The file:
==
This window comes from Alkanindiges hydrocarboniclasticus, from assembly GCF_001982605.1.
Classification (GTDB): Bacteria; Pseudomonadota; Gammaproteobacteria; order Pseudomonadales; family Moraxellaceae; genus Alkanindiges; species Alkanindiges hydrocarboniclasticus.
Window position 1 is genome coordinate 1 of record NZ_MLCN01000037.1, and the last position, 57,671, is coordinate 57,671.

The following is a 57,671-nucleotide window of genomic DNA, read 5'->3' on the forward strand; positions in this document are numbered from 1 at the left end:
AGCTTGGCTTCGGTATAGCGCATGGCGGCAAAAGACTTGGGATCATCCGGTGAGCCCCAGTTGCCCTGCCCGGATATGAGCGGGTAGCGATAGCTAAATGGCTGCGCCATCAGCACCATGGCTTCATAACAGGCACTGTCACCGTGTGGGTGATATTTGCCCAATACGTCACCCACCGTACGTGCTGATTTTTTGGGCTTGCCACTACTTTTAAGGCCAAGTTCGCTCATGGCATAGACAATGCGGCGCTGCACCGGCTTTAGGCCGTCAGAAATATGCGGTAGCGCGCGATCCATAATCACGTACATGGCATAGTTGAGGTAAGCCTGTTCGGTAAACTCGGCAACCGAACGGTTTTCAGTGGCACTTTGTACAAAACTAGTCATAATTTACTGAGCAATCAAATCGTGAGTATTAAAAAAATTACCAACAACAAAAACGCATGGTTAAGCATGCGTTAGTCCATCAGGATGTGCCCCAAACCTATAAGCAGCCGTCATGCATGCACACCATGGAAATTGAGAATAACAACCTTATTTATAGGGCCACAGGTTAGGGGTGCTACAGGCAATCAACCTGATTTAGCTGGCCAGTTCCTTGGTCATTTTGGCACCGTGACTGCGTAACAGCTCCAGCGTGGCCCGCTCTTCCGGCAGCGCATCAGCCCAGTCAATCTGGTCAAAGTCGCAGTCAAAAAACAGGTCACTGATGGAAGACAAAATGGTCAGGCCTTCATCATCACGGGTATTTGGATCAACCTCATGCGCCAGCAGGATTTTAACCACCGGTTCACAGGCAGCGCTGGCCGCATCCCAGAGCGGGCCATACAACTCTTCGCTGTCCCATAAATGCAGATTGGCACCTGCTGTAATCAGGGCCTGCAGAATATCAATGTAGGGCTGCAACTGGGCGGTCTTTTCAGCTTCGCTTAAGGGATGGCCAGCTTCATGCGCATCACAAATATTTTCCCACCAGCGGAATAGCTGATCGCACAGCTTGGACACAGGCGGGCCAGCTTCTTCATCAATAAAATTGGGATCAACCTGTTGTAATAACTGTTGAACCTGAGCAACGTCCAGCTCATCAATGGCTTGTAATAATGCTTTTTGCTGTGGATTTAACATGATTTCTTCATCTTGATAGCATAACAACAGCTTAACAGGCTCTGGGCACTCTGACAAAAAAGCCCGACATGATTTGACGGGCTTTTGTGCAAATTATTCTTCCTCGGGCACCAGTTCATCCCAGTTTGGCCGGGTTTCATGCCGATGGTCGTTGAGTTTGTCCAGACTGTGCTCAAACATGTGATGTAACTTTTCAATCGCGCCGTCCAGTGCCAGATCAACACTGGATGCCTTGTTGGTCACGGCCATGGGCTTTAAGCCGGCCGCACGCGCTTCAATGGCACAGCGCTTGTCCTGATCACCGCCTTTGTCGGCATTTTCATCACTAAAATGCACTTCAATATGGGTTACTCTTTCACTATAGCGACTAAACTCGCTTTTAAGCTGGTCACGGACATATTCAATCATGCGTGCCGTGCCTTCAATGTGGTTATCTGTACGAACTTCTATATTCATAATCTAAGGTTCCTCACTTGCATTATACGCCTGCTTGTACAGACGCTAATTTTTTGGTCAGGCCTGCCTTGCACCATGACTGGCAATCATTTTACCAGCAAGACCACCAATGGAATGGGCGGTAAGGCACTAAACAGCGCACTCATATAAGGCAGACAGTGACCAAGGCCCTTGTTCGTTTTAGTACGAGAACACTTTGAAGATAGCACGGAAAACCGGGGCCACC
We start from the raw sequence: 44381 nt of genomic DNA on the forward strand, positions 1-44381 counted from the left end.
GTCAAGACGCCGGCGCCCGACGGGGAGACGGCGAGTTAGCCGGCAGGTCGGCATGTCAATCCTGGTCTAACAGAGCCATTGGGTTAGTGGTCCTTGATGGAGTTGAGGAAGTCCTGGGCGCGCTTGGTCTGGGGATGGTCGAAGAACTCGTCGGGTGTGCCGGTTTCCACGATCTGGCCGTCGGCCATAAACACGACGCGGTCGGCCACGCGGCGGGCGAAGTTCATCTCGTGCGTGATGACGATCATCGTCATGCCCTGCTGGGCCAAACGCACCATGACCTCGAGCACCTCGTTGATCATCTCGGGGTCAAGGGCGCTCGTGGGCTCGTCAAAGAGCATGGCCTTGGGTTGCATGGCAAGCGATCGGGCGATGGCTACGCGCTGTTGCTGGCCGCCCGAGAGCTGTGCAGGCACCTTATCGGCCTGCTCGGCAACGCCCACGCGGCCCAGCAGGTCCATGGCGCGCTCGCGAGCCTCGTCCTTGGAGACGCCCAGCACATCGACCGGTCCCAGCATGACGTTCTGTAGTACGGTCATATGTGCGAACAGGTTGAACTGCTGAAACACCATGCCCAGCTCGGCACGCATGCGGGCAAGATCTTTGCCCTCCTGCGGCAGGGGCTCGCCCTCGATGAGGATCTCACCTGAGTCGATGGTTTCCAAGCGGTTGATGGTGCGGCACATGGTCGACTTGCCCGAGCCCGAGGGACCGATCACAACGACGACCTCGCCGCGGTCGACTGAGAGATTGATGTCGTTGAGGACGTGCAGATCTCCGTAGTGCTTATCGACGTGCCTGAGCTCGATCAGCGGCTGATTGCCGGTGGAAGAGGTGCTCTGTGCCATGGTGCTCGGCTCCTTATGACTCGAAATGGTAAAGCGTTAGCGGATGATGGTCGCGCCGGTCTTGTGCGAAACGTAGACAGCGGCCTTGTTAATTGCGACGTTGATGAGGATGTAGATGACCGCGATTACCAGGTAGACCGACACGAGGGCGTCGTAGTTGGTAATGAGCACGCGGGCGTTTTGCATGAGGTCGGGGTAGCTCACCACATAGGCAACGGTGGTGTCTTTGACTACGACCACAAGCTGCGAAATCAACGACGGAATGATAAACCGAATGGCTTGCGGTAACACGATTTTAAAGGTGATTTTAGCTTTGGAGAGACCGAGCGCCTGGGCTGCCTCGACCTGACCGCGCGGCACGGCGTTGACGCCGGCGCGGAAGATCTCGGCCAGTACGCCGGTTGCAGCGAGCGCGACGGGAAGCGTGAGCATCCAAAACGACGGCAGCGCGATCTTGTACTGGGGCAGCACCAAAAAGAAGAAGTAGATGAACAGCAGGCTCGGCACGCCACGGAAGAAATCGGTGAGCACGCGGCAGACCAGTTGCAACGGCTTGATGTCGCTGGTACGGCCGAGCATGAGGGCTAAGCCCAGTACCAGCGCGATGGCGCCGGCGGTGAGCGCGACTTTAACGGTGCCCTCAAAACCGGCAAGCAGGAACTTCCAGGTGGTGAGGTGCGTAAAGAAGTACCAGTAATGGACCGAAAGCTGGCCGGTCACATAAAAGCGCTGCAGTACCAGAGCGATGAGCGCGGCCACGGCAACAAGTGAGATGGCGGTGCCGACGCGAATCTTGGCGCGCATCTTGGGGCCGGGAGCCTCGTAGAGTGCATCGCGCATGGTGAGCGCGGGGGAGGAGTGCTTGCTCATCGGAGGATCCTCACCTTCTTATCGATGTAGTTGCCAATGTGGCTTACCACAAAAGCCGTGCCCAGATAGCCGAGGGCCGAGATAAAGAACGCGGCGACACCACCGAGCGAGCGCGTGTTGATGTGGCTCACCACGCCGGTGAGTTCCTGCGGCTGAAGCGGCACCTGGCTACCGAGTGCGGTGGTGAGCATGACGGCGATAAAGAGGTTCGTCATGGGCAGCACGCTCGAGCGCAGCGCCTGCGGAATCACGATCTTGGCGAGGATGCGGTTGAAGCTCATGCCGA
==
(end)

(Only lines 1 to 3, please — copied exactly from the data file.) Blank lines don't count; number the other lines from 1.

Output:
This window comes from Alkanindiges hydrocarboniclasticus, from assembly GCF_001982605.1.
Classification (GTDB): Bacteria; Pseudomonadota; Gammaproteobacteria; order Pseudomonadales; family Moraxellaceae; genus Alkanindiges; species Alkanindiges hydrocarboniclasticus.
Window position 1 is genome coordinate 1 of record NZ_MLCN01000037.1, and the last position, 57,671, is coordinate 57,671.